Trebah Gardens

This is a truly wonderful garden where Ruth & Terry spent a wonderful afternoon. They both took many photos, which are shown below.
The garden is really worth a visit.
The Trebah Garden website can be found here.

In 1831 Trebah was acquired by the Fox Family who built Glendurgan Garden. Trebah was first laid out as a pleasure garden by Charles Fox, a Quaker polymath of enormous creative energy who paid meticulous attention to the exact positioning of every tree.

During the Second World War, Trebah was used for military purposes and the assault on Omaha Beach in Normandy was launched from Polgwidden Beach, at the foot of Trebah Garden.

In 1981, Tony and Eira Hibbert bought Trebah as their retirement home. They were persuaded to give up the first three years of retirement to restore the garden. Indeed, when Major Hibbert agreed to three years, little did he know it would become a quarter of a century. The decision, he eventually wrote, “has given us the happiest twenty-four years of our lives and had we not taken up the challenge we’d have been dead long ago of gin poisoning and boredom.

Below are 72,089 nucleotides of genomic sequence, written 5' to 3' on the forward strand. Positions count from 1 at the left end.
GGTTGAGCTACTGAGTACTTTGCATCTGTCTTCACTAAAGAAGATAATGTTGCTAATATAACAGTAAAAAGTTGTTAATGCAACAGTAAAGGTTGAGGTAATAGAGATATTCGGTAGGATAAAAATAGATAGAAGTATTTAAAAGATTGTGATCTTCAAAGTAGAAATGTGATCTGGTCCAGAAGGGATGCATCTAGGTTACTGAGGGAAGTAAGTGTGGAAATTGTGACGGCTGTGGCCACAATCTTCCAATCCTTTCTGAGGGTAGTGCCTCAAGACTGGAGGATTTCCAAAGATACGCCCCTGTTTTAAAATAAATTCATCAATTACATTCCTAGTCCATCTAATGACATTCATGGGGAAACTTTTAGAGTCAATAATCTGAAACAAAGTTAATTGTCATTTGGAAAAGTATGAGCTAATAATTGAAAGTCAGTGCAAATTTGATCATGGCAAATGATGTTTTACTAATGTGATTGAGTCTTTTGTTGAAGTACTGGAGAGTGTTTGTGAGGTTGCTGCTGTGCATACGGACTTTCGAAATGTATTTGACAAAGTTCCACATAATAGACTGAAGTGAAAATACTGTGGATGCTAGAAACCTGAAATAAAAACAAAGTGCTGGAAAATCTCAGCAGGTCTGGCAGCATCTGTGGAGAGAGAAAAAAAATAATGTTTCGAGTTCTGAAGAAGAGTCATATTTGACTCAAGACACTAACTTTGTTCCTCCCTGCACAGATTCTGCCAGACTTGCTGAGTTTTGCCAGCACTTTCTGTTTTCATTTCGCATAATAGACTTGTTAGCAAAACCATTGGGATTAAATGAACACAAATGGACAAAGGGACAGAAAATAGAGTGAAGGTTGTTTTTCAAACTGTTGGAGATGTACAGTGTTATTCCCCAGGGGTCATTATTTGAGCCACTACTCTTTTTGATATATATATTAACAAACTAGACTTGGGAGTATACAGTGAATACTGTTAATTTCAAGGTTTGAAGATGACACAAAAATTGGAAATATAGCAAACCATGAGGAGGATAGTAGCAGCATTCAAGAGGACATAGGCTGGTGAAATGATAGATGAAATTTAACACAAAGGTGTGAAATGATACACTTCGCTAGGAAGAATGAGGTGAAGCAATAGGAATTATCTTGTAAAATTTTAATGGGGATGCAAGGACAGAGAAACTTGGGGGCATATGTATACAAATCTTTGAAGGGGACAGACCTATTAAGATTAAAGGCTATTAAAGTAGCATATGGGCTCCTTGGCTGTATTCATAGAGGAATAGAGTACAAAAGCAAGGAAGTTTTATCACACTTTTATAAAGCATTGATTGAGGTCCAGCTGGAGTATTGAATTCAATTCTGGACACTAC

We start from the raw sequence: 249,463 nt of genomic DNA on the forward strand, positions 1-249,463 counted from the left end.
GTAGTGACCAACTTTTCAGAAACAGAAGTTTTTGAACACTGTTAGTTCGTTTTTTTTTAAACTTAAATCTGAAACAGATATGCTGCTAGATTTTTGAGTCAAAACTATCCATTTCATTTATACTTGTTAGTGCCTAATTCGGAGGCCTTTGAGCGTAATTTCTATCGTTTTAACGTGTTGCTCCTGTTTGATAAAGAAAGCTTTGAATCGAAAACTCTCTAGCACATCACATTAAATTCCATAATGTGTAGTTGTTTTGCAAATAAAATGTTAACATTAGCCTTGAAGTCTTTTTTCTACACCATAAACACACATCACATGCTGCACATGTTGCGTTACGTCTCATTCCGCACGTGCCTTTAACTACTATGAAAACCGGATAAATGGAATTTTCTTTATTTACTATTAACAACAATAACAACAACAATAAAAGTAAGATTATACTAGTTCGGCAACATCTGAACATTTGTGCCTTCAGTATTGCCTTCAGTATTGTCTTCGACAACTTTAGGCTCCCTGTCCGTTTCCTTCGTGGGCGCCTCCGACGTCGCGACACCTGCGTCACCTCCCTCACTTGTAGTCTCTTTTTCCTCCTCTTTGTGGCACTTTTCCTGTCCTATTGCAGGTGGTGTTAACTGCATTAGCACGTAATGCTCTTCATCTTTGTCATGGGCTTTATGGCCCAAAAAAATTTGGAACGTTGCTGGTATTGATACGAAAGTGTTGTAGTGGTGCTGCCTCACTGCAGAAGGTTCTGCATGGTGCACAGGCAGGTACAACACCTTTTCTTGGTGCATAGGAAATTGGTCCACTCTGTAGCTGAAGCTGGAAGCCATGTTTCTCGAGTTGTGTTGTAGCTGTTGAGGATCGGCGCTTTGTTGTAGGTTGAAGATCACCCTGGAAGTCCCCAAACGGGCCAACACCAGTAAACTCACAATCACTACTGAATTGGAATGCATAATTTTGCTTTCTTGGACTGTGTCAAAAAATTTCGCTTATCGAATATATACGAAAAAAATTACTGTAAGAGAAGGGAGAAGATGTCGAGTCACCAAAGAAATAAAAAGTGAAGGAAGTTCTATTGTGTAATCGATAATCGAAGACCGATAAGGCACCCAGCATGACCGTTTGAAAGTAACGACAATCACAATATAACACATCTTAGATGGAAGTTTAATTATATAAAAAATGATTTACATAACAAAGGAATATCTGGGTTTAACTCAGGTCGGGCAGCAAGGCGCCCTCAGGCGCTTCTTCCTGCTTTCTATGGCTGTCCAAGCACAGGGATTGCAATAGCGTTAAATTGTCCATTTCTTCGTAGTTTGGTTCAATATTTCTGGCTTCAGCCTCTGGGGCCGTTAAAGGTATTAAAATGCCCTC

The garden was opened to the public in 1987 and by 1989 visitor numbers had reached 36,000. The Hibbert family then gave the house, garden and cottages to the Trebah Garden Trust, a registered charity, to ensure that the garden could be preserved for future generations.
In 2000 visitor numbers had exceeded 105,000 and a grant from the Heritage Lottery Fund and Objective One allowed Trebah to build the new ‘Hibbert Centre’, to rebuild Alice Hext’s seat, restore the nursery and carry out major landscaping and garden improvements.

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